The political challenge of mining rare-earth materials outside China

July 29, 2015

Five years ago, the cost of rare-earth materials that are critical for today’s electronics went through the roof. An export quota set by China, which mines most of the world’s rare earths, caused the price run-up. Though short-lived, the occurrence spurred calls for developing mines outside China, but whether others can challenge the country’s dominance remains to be seen, reports¬†Chemical & Engineering News¬†(C&EN), the weekly newsmagazine of the American Chemical Society.

Melody Bomgardner, a senior editor at C&EN, notes that in the U.S., there is currently only one operational rare-earth mine. It’s located in Mountain Pass, California, and is owned by a company called Molycorp. It boasts a reserve of about 1.5 million tons of rare earths — 70 years’ worth of output. But largely due to the challenges inherent in extracting rare earths, the mine is far from reaching its goal of producing 20,000 tons per year. It recently filed for Chapter 11 bankruptcy.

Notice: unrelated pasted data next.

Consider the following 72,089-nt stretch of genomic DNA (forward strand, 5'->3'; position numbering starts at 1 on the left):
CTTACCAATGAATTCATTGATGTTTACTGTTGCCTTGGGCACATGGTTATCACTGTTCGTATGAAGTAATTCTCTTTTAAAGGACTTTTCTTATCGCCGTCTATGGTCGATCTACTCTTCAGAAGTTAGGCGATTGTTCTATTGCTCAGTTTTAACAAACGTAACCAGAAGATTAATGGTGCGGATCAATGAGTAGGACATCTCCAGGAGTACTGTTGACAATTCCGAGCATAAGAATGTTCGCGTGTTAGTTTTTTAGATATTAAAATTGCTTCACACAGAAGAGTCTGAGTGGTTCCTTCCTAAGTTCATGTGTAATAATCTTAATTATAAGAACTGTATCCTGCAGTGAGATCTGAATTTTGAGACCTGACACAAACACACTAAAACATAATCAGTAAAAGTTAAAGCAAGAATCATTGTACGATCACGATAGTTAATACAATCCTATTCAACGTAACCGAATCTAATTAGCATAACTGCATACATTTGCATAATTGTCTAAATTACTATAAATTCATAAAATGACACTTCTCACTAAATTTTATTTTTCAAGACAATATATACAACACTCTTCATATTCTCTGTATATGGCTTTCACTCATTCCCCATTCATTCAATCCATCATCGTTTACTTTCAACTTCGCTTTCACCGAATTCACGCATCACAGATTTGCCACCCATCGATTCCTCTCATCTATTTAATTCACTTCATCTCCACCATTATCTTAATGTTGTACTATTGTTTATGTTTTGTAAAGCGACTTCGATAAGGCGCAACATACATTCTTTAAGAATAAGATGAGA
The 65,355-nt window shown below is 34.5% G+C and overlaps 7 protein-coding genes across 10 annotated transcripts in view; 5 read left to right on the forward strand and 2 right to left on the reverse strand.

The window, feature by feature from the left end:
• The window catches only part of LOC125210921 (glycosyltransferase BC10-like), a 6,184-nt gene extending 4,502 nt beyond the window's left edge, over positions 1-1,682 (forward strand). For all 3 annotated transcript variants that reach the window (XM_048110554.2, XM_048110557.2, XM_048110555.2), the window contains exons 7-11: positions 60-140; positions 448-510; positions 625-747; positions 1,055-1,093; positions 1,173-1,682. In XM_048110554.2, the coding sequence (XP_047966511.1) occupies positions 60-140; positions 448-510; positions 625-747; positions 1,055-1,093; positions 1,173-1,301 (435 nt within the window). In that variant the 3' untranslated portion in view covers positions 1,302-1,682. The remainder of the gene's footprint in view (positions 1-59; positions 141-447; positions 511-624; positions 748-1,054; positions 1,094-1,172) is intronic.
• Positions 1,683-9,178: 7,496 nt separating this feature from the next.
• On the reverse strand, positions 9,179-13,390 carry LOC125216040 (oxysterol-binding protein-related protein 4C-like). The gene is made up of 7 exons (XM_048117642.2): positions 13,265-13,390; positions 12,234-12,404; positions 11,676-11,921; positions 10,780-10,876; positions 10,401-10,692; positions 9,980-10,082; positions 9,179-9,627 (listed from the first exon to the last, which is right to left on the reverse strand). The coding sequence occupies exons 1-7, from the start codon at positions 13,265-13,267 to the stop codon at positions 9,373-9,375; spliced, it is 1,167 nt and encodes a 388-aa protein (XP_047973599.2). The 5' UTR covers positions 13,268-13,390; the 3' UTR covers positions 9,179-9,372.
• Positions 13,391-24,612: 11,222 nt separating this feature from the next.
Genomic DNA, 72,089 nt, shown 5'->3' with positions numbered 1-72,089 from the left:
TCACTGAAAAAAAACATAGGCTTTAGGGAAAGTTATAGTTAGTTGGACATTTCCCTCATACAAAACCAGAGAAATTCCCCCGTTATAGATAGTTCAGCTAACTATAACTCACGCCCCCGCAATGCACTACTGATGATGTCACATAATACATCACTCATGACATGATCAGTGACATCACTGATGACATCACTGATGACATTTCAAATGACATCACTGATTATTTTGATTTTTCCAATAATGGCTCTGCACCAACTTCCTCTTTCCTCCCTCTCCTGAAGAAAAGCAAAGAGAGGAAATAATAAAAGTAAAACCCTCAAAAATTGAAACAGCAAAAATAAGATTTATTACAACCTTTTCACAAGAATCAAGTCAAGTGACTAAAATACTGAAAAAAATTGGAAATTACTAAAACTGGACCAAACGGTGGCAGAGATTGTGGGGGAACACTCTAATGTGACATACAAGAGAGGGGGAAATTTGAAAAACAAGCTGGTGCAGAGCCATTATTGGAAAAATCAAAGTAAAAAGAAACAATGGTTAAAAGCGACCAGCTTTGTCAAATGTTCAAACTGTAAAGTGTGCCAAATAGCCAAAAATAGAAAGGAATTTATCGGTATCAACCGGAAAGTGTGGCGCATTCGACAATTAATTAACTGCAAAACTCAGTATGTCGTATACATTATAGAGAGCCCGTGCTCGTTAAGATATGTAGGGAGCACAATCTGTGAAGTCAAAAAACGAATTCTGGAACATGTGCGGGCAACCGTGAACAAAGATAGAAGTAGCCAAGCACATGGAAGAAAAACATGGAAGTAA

Other companies are also trying to help diversify the world’s supply of rare earths. Additional mines are planned in Brazil and Alaska. In case that’s not enough to ensure a non-Chinese source, some U.S. policymakers are attempting to pass legislation to streamline the permitting process that would allow new mines to operate stateside.


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